November 12th 2014 –
Social Media celebrity and comedian, Dapper Laughs has been at the height of the ‘misogynic’ debate for the last few weeks, and I have found it very difficult to come to an opinion on the subject. I was surprised to watch his appearance on BBC2’s NewsNight tonight as his real ego, Daniel O’Reilly, pronounced, “Dapper Laughs is gone”. I am even more surprised to find myself feeling empathetic towards the Clapham born “lad”, whom after a recent petition, had his ITV show and upcoming UK tour cancelled (sorry, not sorry)
I won’t deny that I don’t get it. All of the criticism and uproar regarding the narrative and apparent advocacy of everyday sexism, that Dapper Laughs, portrays in his Vines. I spent six months this year writing 10,000 words on how the Internet is heightening the expectations of sex and women’s roles. I read several books and pulled apart the internet to find out the truth behind the expectations of men as “real men” and women’s constant comparison to look and act like the pornstars we see on websites such as PornHub or even the women we see past channel 170 of our Freeview box (hello, babestation). I do believe that Dapper Laughs is just one more contribution to ‘Lad Culture’ and a lot of me, disagrees with some of what his material suggests. But I do know, (no pun intended) that Dapper Laughs is exactly that – just another contribution. A contribution that like the sex industry which has been linked to rape and sex hate acts for several decades, has many followers and fans – “1.7m Facebook likes, 595,000 Vine followers and 365,000 Twitter followers”and two sold out UK tours and a Number 1 iTunes single, to be exact.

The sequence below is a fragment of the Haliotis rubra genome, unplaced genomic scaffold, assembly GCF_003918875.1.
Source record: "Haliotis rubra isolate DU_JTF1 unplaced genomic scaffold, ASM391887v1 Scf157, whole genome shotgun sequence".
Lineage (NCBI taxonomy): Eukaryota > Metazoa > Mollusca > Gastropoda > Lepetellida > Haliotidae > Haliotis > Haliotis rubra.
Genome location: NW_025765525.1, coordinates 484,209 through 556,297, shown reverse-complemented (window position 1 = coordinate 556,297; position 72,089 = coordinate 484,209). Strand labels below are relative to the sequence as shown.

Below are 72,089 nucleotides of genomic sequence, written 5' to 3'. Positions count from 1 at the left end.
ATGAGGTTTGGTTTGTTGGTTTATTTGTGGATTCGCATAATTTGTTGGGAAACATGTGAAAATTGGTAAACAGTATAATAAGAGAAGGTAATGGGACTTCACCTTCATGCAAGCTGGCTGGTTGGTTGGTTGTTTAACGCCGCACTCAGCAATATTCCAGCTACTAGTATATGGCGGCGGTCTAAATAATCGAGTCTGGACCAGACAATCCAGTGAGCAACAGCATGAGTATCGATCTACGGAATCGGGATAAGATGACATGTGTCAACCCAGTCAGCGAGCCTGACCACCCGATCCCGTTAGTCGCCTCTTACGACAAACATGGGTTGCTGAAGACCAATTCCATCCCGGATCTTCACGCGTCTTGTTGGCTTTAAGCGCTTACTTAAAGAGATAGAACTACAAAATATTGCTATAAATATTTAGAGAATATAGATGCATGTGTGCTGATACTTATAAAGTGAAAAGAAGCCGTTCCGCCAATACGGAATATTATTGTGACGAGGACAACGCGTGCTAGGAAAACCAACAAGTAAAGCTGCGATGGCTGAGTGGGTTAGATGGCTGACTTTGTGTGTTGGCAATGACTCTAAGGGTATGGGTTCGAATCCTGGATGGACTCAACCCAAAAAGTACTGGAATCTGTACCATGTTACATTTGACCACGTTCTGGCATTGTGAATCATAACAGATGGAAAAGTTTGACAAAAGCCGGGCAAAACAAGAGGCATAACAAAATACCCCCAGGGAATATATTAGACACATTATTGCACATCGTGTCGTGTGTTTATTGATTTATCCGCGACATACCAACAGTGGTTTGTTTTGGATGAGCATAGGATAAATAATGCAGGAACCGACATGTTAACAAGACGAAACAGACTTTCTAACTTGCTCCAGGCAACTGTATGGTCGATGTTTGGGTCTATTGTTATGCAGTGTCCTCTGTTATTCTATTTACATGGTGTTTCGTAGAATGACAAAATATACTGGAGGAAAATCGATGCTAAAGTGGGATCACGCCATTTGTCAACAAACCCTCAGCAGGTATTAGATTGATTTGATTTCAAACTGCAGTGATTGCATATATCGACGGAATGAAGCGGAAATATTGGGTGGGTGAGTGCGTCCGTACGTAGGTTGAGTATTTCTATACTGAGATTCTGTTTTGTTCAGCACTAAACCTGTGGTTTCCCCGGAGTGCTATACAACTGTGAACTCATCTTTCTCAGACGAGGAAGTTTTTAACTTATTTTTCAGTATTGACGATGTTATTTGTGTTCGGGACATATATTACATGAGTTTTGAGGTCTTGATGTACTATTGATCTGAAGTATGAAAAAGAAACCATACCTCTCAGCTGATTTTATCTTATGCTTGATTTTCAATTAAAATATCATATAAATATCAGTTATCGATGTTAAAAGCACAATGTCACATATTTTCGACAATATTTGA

Not everybody has to be a fan. Not everyone is a fan of extremely controversial comedian Frankie Boyle or the character Keith Lemon, whom also stands on the very fine line between entertainment and offensive and yet, they haven’t been forced to retire – infact, Lemon is almost family TV. Maybe it’s not the same, but I can’t help but blame those very few that do act negatively upon watching Dapper Laughs, or those very few that set out to have aggressive sex with their partner after watching excessive porn. Yes, Dapper Laugh did suggest that sexual harassment is just a bit of a laugh, his comment in his recent tour towards a woman in the audience was unacceptably silly but I genuinely believe that none of this was his intention, particularly for his ITV Show, “On The Pull”, that seeks to help struggling men and women approach someone they fancy.
Raunch Culture is everywhere and has unfortunately been democratised and for us to deny that would be naïve. Of course, it doesn’t make it acceptable but those that are educated to be a fan but know better, do know better. I’m not an advocate for sexism and I completely oppose to sexual harassment, but I do think all of this has spoiled the fun for everybody else that did just watch Dapper for a laugh, that did relate to his relationship vines, that didn’t act upon a Vine, just because Dapper Laughs told them to sniff after sex or shout “TITS” at women on the street. It’s difficult because there is a fine line for those speaking on this debate. If I admit that Dapper Laughs is kind of alright and sometimes makes me laugh and probably isn’t a bad person, I’m a follower to the party that reckons all women must be up for it, and a bit of sexual harassment never hurt anyone, I’m a slut, or just a general ‘See You Next Tuesday’. If I disagree, and sign the petition to get Dapper Laughs off our screens, if I tell the world that his actions are vile and that he shouldn’t be deemed ‘entertainment’, then I am either jumping on the bandwagon or I’m a prude.
Nobody can win this argument but Dapper Laughs has lost. Perhaps this is a step towards the fight against misogynic narratives that culture has begun to accept. But I regret to say that it’s not really, is it? We are still faced with reality shows that promote public falacio and one-night stands. We still have the ‘LadBible’ and Tinder, giving people a platform to harass someone just on their appearance. We’re exactly where we all were before Daniel O’Reily even introduced us to Dapper Laughs just a year ago.
Good Job Guys.
(ps. my next blog post will be a lot happier, I promise)